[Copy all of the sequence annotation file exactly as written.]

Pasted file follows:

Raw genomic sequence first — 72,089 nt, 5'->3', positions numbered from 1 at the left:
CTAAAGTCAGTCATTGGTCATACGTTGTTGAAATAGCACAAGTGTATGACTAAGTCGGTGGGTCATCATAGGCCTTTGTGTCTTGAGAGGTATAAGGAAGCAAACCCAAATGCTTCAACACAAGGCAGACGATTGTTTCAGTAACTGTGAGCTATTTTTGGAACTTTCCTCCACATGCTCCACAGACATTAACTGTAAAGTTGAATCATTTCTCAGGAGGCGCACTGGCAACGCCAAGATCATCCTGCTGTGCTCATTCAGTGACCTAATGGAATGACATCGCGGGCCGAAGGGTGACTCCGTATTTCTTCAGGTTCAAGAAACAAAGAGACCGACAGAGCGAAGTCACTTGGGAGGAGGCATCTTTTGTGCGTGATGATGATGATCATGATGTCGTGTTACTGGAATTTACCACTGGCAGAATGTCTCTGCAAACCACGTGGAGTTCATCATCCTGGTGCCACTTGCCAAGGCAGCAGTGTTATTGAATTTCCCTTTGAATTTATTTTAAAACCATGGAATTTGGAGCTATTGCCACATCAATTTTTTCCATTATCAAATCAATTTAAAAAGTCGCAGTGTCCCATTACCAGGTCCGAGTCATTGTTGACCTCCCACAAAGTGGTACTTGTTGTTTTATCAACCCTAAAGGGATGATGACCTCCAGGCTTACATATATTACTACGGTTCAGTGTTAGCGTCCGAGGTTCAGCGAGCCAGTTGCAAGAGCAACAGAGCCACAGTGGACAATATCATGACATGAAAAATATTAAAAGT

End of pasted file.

Raw genomic sequence first — 72,089 nt, 5'->3', positions numbered from 1 at the left:
CTAAAGTCAGTCATTGGTCATACGTTGTTGAAATAGCACAAGTGTATGACTAAGTCGGTGGGTCATCATAGGCCTTTGTGTCTTGAGAGGTATAAGGAAGCAAACCCAAATGCTTCAACACAAGGCAGACGATTGTTTCAGTAACTGTGAGCTATTTTTGGAACTTTCCTCCACATGCTCCACAGACATTAACTGTAAAGTTGAATCATTTCTCAGGAGGCGCACTGGCAACGCCAAGATCATCCTGCTGTGCTCATTCAGTGACCTAATGGAATGACATCGCGGGCCGAAGGGTGACTCCGTATTTCTTCAGGTTCAAGAAACAAAGAGACCGACAGAGCGAAGTCACTTGGGAGGAGGCATCTTTTGTGCGTGATGATGATGATCATGATGTCGTGTTACTGGAATTTACCACTGGCAGAATGTCTCTGCAAACCACGTGGAGTTCATCATCCTGGTGCCACTTGCCAAGGCAGCAGTGTTATTGAATTTCCCTTTGAATTTATTTTAAAACCATGGAATTTGGAGCTATTGCCACATCAATTTTTTCCATTATCAAATCAATTTAAAAAGTCGCAGTGTCCCATTACCAGGTCCGAGTCATTGTTGACCTCCCACAAAGTGGTACTTGTTGTTTTATCAACCCTAAAGGGATGATGACCTCCAGGCTTACATATATTACTACGGTTCAGTGTTAGCGTCCGAGGTTCAGCGAGCCAGTTGCAAGAGCAACAGAGCCACAGTGGACAATATCATGACATGAAAAATATTAAAAGT